Microglial activation induced by traumatic brain injury is suppressed by postinjury treatment with hyperbaric oxygen therapy.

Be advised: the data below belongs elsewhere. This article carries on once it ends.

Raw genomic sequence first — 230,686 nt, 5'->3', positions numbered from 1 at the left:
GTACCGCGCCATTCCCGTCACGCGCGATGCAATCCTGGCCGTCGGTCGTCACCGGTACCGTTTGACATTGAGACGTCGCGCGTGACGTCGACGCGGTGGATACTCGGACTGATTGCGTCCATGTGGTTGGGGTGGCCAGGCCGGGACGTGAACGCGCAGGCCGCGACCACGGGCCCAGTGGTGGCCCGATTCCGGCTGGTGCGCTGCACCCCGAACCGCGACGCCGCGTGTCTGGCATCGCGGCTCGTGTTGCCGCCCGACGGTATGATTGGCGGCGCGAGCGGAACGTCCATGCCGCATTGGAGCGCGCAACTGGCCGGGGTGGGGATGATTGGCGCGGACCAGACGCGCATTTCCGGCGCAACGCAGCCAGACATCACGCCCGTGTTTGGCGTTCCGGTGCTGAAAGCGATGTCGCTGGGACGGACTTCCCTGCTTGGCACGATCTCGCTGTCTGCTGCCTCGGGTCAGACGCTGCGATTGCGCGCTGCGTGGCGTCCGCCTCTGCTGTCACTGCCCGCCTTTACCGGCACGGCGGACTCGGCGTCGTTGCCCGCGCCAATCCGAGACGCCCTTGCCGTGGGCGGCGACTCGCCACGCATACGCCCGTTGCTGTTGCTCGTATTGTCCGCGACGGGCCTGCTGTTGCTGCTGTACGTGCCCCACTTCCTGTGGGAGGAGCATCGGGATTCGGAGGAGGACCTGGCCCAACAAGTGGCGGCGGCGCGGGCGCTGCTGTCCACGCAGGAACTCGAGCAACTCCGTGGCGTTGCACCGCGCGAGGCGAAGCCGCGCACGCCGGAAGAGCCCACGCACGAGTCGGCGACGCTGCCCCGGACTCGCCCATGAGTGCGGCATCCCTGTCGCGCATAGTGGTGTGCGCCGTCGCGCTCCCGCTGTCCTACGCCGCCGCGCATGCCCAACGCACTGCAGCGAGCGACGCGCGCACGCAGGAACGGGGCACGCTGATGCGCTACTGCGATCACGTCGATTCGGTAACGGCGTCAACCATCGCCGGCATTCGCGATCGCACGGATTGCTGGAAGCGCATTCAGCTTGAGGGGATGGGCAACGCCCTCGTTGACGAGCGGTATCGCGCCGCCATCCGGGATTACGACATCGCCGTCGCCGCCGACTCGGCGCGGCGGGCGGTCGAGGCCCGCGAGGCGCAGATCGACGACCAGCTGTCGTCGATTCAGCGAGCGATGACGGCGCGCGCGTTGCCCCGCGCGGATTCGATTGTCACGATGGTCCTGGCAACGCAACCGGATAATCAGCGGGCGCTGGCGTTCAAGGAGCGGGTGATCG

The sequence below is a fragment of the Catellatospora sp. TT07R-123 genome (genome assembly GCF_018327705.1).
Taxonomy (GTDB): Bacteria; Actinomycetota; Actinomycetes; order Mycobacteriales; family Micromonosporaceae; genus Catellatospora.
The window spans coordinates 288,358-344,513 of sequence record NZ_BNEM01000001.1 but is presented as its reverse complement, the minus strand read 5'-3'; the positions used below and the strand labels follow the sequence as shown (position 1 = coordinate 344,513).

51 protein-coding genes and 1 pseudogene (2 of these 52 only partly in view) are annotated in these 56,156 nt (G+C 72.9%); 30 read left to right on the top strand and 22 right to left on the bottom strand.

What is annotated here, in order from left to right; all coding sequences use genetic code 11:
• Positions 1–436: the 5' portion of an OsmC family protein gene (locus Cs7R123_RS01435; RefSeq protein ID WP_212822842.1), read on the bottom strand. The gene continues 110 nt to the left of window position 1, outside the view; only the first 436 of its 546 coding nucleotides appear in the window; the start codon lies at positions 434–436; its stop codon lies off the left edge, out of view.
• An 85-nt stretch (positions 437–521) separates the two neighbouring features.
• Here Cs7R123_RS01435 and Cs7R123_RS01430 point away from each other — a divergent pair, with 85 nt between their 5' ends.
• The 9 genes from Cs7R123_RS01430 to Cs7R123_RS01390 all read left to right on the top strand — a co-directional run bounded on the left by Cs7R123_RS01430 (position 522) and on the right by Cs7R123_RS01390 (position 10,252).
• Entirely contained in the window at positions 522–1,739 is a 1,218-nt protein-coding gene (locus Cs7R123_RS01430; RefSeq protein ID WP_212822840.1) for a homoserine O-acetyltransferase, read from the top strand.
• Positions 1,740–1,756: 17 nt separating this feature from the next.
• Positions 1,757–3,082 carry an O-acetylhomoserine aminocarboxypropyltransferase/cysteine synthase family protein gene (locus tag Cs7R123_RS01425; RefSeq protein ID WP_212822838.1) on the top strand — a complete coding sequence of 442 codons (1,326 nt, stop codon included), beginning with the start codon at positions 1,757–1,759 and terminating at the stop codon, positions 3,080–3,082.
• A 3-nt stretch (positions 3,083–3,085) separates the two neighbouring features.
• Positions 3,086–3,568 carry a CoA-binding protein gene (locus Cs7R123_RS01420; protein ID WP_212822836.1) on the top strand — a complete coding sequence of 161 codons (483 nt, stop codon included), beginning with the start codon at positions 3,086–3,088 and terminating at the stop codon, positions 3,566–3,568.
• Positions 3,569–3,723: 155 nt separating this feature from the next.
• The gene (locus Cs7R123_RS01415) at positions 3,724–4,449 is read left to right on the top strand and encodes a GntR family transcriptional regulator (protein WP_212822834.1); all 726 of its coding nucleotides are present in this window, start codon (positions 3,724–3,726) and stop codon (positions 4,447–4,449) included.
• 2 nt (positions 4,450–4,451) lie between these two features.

The mechanisms underlying the protective effects of hyperbaric oxygen (HBO) therapy on traumatic brain injury (TBI) are unclear. TBI initiates a neuroinflammatory cascade characterized by activation of microglia and increased production of proinflammatory cytokines. In this study, we attempted to ascertain whether the occurrence of neuroinflammation exhibited during TBI can be reduced by HBO. TBI was produced by the fluid percussion technique in rats. HBO (100% O2 at 2.0 absolute atmospheres) was then used at 1 h (HBO I) or 8 h (HBO II) after TBI. Neurobehavior was evaluated by the inclined plane test on the 72 h after TBI and then the rats were killed. The infarction area was evaluated by Triphenyltetrazolium chloride. Immunofluorescence staining was used to evaluate neuronal apoptosis (TUNEL + NeuN), microglial cell aggregation count (OX42 + DAPI), and tumor necrosis factor-alpha (TNF-α) expression in microglia cell (OX42 + TNF-α). The maximum grasp angle in the inclined plane test and cerebral infarction of the rats after TBI were significantly attenuated by HBO therapy regardless of whether the rats were treated with HBO 1 or 8 h after TBI compared with the controls. TBI-induced microglial activation, TNF-α expression, and neuronal apoptosis were also significantly reduced by HBO therapy. Our results demonstrate that treatment of TBI during the acute phase of injury can attenuate microgliosis and proinflammatory cytokine TNF-α expression resulting in a neuroprotective effect. Even treating TBI with HBO after 8 h had a therapeutic effect.